About Last Night (styled as "About Last Night...") is a 1986 American romantic comedy-drama film directed by Edward Zwick, and starring Rob Lowe and Demi Moore as Chicago yuppies who enter a committed relationship for the first time. The screenplay by Tim Kazurinsky and Denise DeClue is based on the 1974 David Mamet play Sexual Perversity in Chicago. The film received positive reviews. It was remade as the 2014 About Last Night (without the ellipsis).
Plot[edit | edit source]
The movie begins in Chicago with two 20-something friends and colleagues, Dan Martin and Bernie Litko, discussing their outlandish sexual escapades. Later on, Bernie and Dan's recreational softball team, sponsored by local bar “Mother’s,” plays against a local advertising agency and wins. Attending this game with her girlfriends is Debbie Sullivan, who works at the advertising company and is sleeping with her boss, Steve. Debbie catches Dan's eye and the two flirt at a beer keg. Debbie and her friends, Joan and Pat, decide to attend the game's afterparty at Mother's, where Debbie again runs into Dan, with whom Pat attempts to flirt and Joan takes an immediate dislike to. They wind up back at Dan's apartment and sleep together, after which Debbie hastily leaves.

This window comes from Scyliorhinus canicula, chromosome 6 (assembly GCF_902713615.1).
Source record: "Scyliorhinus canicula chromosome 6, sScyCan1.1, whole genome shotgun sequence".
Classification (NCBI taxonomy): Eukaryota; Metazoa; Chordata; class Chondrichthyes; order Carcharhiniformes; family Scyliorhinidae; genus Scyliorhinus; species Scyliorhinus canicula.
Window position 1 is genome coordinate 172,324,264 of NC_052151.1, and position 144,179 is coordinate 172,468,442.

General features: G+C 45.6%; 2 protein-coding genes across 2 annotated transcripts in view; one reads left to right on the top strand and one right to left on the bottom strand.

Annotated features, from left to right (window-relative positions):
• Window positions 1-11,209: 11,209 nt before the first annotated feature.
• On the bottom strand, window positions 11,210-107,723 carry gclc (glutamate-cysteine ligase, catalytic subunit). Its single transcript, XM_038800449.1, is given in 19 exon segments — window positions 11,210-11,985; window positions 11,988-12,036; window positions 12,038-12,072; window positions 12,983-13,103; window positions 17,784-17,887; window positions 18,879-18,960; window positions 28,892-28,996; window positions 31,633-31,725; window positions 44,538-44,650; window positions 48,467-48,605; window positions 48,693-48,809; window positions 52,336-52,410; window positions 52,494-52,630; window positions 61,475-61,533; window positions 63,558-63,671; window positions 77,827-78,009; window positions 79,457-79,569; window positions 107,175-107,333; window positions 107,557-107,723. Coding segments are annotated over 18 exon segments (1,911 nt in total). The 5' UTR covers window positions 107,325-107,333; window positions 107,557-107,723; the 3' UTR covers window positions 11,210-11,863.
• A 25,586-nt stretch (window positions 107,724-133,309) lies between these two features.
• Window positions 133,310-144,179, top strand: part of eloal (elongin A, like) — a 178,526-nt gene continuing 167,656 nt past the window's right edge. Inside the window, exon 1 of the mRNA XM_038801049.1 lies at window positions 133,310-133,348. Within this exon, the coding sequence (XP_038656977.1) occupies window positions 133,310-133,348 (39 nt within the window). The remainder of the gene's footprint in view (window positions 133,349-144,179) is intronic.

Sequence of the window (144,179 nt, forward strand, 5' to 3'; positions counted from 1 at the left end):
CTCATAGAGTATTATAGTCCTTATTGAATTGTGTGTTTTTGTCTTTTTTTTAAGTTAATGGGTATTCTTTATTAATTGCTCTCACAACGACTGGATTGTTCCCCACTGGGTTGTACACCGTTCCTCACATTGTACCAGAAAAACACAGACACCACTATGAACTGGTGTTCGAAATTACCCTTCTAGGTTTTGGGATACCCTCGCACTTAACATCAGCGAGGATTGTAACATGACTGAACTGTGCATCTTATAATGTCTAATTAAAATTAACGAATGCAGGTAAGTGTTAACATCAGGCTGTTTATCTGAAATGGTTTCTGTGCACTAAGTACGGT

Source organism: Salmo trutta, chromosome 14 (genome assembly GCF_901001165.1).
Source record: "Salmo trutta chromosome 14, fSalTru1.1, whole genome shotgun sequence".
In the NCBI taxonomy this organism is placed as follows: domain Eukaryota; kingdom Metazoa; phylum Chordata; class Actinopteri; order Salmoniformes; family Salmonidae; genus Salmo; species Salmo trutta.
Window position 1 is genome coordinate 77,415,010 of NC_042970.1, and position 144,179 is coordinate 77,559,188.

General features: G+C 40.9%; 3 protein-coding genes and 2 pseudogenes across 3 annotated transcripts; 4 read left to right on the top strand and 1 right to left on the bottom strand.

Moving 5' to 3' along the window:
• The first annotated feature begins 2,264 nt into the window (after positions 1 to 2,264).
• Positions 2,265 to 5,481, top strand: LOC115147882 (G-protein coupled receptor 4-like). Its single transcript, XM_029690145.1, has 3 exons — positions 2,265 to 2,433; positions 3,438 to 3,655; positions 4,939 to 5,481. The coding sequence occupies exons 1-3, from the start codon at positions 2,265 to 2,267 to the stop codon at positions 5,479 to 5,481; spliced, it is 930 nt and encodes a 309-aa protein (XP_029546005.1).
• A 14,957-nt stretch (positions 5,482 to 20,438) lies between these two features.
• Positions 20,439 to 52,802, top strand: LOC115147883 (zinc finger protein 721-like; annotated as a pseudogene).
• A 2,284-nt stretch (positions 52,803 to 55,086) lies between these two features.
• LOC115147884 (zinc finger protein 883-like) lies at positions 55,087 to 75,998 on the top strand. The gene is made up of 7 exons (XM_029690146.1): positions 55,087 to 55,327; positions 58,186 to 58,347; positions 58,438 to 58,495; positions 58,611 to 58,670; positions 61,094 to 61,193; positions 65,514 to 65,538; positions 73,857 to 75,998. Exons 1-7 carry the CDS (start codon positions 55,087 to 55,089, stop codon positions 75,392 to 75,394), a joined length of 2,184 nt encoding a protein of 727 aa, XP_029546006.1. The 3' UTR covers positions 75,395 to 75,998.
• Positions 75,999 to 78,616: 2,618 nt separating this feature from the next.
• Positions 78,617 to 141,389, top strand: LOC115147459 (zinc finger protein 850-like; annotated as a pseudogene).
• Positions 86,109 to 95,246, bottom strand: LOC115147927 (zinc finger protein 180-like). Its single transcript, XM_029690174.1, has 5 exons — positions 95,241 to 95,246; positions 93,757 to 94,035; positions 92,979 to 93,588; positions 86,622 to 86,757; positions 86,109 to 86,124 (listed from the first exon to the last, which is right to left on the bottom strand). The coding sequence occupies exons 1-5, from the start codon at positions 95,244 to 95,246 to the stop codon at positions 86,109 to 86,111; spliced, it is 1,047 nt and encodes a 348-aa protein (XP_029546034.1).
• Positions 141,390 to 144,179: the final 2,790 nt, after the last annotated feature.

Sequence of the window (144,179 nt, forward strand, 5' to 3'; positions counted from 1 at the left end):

The next day, Dan calls Debbie at work “about last night,” and asks her out on a second date, to which she accepts. After their date, they again wind up in bed together and spend the following day exploring the city, where Dan reveals to Debbie that his dream is to quit his job at a restaurant supply company and open his own restaurant. They begin to date more seriously and decide to move in together, much to the chagrin of Joan and Bernie, who dislike each other as well. Because neither of the two have ever been in a serious relationship before, they attempt to navigate cohabitation without much support from their friends. They experience much throughout their relationship: Dan being contacted by a former lover who is married with children, Debbie's boss Steve having difficulty accepting the end of their affair, Joan softening when she begins dating her new boyfriend Gary, a pregnancy scare, and Dan having difficulties with his boss, who wants him to stop providing supplies to the Swallow, a run-down diner owned by his client-turned-friend Gus.